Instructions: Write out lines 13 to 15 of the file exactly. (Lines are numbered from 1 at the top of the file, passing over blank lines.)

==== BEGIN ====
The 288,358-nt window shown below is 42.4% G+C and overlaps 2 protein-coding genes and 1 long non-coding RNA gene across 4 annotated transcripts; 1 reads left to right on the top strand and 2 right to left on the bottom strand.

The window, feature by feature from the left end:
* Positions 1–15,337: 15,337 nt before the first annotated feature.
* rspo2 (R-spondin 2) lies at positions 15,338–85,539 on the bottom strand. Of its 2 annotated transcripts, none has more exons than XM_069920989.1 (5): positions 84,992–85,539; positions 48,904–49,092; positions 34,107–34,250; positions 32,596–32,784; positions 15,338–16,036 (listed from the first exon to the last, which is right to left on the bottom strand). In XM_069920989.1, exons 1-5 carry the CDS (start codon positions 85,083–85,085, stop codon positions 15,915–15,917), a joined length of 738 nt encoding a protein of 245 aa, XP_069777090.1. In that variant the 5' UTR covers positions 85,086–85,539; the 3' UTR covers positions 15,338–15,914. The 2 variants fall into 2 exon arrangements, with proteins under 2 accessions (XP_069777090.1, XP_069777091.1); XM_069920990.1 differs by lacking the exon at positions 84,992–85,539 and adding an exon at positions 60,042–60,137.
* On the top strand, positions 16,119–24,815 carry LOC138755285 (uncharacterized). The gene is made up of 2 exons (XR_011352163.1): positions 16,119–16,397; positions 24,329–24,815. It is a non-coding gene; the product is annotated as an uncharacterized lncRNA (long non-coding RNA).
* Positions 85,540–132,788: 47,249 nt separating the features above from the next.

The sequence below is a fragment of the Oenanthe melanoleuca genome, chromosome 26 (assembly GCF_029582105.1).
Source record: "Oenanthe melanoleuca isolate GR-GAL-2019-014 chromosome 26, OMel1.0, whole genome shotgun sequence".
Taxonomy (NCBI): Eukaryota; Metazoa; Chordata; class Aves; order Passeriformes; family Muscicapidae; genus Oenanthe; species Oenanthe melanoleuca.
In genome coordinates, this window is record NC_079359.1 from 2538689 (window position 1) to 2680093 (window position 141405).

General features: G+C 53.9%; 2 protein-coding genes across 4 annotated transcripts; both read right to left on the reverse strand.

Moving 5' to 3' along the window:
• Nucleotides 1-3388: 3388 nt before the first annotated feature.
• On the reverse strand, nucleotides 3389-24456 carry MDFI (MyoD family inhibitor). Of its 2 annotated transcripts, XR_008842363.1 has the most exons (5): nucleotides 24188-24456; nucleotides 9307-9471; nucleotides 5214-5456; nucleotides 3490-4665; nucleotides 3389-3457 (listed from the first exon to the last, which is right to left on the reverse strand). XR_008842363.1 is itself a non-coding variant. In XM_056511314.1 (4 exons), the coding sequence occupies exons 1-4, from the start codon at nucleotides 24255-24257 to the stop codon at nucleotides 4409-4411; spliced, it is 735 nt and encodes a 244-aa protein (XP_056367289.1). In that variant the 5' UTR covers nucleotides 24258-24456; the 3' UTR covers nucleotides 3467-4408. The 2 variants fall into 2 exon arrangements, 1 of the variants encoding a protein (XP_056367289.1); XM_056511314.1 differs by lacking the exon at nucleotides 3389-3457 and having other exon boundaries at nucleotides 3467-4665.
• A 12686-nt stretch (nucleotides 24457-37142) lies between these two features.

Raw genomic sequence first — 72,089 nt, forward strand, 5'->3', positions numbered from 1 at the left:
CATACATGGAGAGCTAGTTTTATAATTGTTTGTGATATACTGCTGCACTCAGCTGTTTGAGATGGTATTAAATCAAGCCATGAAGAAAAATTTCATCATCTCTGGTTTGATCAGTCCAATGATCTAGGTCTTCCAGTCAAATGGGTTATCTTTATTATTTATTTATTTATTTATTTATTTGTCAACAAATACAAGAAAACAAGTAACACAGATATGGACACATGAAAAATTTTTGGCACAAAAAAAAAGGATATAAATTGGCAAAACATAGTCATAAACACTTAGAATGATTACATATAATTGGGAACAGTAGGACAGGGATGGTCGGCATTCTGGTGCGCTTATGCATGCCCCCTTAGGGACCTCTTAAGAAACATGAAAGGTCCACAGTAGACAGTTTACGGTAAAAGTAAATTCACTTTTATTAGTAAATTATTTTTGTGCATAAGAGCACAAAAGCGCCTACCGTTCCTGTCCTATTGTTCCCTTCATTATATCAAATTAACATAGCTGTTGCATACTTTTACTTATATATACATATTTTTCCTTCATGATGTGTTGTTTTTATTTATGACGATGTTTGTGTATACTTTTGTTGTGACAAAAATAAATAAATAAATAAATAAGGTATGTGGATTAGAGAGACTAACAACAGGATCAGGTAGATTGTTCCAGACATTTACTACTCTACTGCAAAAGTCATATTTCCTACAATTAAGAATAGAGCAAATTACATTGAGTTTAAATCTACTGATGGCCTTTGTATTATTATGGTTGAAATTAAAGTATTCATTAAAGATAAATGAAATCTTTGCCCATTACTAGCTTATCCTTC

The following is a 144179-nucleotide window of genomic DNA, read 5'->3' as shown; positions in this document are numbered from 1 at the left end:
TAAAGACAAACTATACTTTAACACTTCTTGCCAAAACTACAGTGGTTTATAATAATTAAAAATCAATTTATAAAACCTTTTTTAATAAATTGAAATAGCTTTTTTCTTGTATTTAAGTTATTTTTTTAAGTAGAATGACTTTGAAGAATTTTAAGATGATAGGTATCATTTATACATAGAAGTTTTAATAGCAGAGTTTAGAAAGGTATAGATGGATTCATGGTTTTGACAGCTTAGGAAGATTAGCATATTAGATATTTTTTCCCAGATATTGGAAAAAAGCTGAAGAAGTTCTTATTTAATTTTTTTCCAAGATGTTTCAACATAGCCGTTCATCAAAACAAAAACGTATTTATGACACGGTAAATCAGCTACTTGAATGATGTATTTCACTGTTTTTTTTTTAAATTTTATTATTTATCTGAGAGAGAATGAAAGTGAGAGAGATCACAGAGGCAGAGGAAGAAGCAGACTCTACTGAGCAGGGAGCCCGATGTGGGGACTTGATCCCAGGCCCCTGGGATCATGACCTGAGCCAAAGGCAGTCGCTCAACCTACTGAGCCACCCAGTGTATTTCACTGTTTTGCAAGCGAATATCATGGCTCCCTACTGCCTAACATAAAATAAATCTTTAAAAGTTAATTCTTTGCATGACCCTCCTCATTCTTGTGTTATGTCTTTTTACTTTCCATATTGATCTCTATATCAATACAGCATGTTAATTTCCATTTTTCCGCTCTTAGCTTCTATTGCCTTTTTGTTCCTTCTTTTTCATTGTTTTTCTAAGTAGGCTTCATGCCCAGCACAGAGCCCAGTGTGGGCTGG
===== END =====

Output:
• Nucleotides 1-3388: 3388 nt before the first annotated feature.
• On the reverse strand, nucleotides 3389-24456 carry MDFI (MyoD family inhibitor). Of its 2 annotated transcripts, XR_008842363.1 has the most exons (5): nucleotides 24188-24456; nucleotides 9307-9471; nucleotides 5214-5456; nucleotides 3490-4665; nucleotides 3389-3457 (listed from the first exon to the last, which is right to left on the reverse strand). XR_008842363.1 is itself a non-coding variant. In XM_056511314.1 (4 exons), the coding sequence occupies exons 1-4, from the start codon at nucleotides 24255-24257 to the stop codon at nucleotides 4409-4411; spliced, it is 735 nt and encodes a 244-aa protein (XP_056367289.1). In that variant the 5' UTR covers nucleotides 24258-24456; the 3' UTR covers nucleotides 3467-4408. The 2 variants fall into 2 exon arrangements, 1 of the variants encoding a protein (XP_056367289.1); XM_056511314.1 differs by lacking the exon at nucleotides 3389-3457 and having other exon boundaries at nucleotides 3467-4665.
• A 12686-nt stretch (nucleotides 24457-37142) lies between these two features.